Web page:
El evento, donde destacaron una variedad de historias locales, nacionales y transnacionales, es organizado por el Instituto de Prensa y Sociedad (IPYS). Muchas de las investigaciones reflejaron temas de desigualdad, corrupción y mala administración de fondos públicos.
Winners of the Javier Valdez Latin American Award for Investigative Journalism were honored during the 2018 Latin American Conference of Investigative Journalism (Colpin), which was held from November 8 – 11 in Bogota, Colombia.
Peru’s IDL-Reporteros was facing pressure from the Peruvian judicial and legislative authorities to reveal its journalistic sources after publishing a report revealing alleged acts of corruption in the judicial system. But after a push back by journalists and civil society, prosecutors have rescinded their orders.
El Instituto Prensa y Sociedad y Transparencia Internacional para Latinoamérica y el Caribe otorgaron el Premio Latinoamericano de Periodismo de Investigación al periódico salvadoreño El Faro, por su trabajo “¿Por qué queda impune el 90% de violaciones a menores?”.
The Institute for Press and Society and Transparency International for Latin America and the Caribbean awarded the Latin American Prize for Investigative Journalism to the Salvadoran newspaper El Faro for its work “Why Do 90% of Child Rapes Go Unpunished?”
The seventh Latin American Investigative Journalism Conference ended on Monday, bringing together 150 journalists from some 15 countries in Lima, Peru. The conference, held November 20-23, presented awards to an impressive array of stories from across the region. Noting the quality of the awards submissions, veteran journalist Gustavo Gorritti declared, “El periodismo de investigacion se ha salvado.” (“Investigative Journalism has been saved.”)
A unique database of more than 300 investigative journalism reports from across Latin America was launched this week by The Institute for Press and Society (Instituto Prensa y Sociedad, or IPYS). Called BIPYS (Banco de Investigaciones Periodisticas, or Bank of Investigative Journalism) the UNESCO-backed initiative was announced July 6 at the annual conference of Abraji, Brazil’s investigative journalism association.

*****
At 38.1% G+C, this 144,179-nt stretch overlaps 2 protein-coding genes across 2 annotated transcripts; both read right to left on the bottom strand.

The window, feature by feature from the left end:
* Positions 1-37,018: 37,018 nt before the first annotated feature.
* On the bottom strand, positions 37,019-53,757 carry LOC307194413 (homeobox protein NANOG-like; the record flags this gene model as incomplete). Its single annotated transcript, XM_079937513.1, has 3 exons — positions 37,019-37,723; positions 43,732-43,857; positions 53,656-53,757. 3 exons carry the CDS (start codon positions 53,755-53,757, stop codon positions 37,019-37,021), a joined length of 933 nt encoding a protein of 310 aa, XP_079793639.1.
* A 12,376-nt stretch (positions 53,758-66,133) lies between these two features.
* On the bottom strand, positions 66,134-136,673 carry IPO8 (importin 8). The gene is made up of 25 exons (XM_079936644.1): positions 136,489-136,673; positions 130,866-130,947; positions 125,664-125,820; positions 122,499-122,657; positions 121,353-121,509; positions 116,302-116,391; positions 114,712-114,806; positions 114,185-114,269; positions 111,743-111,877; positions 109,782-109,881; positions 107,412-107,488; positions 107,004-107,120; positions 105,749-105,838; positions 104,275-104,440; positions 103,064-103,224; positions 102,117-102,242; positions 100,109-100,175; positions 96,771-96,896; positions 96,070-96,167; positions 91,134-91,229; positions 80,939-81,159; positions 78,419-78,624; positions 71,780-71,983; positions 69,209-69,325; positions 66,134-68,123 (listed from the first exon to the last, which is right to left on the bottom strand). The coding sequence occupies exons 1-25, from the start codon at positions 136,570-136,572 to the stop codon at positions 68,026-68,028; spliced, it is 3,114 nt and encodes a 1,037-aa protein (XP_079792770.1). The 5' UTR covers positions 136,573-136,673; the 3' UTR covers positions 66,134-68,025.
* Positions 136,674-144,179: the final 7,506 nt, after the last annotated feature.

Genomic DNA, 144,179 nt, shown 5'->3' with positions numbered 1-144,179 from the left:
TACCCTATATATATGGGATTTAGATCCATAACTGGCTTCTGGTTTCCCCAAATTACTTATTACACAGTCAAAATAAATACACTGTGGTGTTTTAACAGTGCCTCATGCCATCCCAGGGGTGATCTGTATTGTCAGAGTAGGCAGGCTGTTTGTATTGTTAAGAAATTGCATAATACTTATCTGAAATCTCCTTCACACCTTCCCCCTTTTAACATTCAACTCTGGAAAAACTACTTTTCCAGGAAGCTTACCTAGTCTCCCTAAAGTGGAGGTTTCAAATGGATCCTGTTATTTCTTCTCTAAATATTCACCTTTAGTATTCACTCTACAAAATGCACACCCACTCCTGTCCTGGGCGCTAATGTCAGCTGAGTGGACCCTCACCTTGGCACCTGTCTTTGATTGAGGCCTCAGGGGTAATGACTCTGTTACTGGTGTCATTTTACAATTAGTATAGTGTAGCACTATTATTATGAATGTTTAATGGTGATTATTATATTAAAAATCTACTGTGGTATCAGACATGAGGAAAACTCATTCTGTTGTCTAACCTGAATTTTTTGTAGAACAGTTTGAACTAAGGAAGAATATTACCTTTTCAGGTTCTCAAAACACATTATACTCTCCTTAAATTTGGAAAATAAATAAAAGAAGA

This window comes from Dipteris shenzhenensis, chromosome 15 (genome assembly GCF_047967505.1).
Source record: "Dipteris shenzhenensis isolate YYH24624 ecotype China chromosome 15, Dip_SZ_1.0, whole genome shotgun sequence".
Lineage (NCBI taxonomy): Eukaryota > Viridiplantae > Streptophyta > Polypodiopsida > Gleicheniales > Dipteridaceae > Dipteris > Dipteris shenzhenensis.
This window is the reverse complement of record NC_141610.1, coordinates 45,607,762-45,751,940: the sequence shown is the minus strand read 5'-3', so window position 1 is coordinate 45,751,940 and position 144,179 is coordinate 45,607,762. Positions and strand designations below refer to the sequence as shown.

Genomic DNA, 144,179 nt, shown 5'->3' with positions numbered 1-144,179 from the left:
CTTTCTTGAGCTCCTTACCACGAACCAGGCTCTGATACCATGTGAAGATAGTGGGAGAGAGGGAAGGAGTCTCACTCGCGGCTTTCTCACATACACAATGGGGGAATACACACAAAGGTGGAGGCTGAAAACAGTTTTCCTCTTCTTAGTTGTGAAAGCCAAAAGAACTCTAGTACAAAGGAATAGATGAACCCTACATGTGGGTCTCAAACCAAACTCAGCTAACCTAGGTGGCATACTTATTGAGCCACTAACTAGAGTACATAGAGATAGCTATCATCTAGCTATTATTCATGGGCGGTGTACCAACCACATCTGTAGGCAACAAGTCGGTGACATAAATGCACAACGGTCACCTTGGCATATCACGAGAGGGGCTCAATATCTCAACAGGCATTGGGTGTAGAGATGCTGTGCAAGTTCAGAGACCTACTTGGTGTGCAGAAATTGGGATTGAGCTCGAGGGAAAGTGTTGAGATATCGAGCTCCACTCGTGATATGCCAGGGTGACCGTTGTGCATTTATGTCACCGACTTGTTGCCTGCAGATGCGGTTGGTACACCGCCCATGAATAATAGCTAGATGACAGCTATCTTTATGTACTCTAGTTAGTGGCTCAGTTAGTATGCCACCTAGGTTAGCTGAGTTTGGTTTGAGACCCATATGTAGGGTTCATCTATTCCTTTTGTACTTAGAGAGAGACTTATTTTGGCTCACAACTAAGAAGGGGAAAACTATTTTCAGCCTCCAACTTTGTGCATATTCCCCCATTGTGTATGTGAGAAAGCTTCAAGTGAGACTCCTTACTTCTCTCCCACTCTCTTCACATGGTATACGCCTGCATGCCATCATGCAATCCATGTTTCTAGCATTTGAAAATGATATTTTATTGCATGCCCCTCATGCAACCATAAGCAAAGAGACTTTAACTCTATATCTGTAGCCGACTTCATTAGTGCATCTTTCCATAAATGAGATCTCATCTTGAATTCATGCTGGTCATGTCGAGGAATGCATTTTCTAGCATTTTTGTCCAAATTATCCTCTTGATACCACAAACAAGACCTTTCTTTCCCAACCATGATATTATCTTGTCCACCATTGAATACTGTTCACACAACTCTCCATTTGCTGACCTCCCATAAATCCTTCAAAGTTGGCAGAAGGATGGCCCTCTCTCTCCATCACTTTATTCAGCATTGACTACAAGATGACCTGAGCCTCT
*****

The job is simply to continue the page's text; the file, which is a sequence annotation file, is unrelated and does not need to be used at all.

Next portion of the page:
Exposés of questionable financial transactions in Argentina, Trinidad, and Mexico led the 2014 Latin American Investigative Journalism Awards, announced over the weekend in Mexico City. Judging by the strength and breadth of the 14 finalists, investigative journalism is alive and well across Latin America. First prize went to “El señor de los hoteles y el socio de la Presidenta” (“The Lord of the Hotels and the President’s Partner”) by Hugo Alconada and Mariela Arias of Argentina’s La Nación.
In December 2012, Poderopedia was launched in Chile to map who is who in business and politics in the country, with the goals of promoting transparency and accountability, and revealing potential conflicts of interest among the most influential political, civic and business leaders, as well as companies and institutions. The platform is now a wealth of information about the powerful in Chile. At this writing, it contains info on 3,107 individuals, 1,398 companies and 812 institutions.
The Instituto Prensa y Sociedad (IPYS), one of the three partner organizations behind the Global Investigative Journalism Conference, has launched a fellowship program for journalists to attend the Latin American Conference on Investigative Journalism (COLPIN) in Rio de Janeiro (October 12-15). For the first time COLPIN will be held simultaneously with the Global Conference, as well as with the national congress of ABRAJI, Brazil’s investigative journalism association.
The fellowships are part of the 4th Advanced Course for Investigative Journalism, co-organized between IPYS and Transparency International. A group of 12 journalists from across Latin America will be selected after proposing projects on organized crime in the region.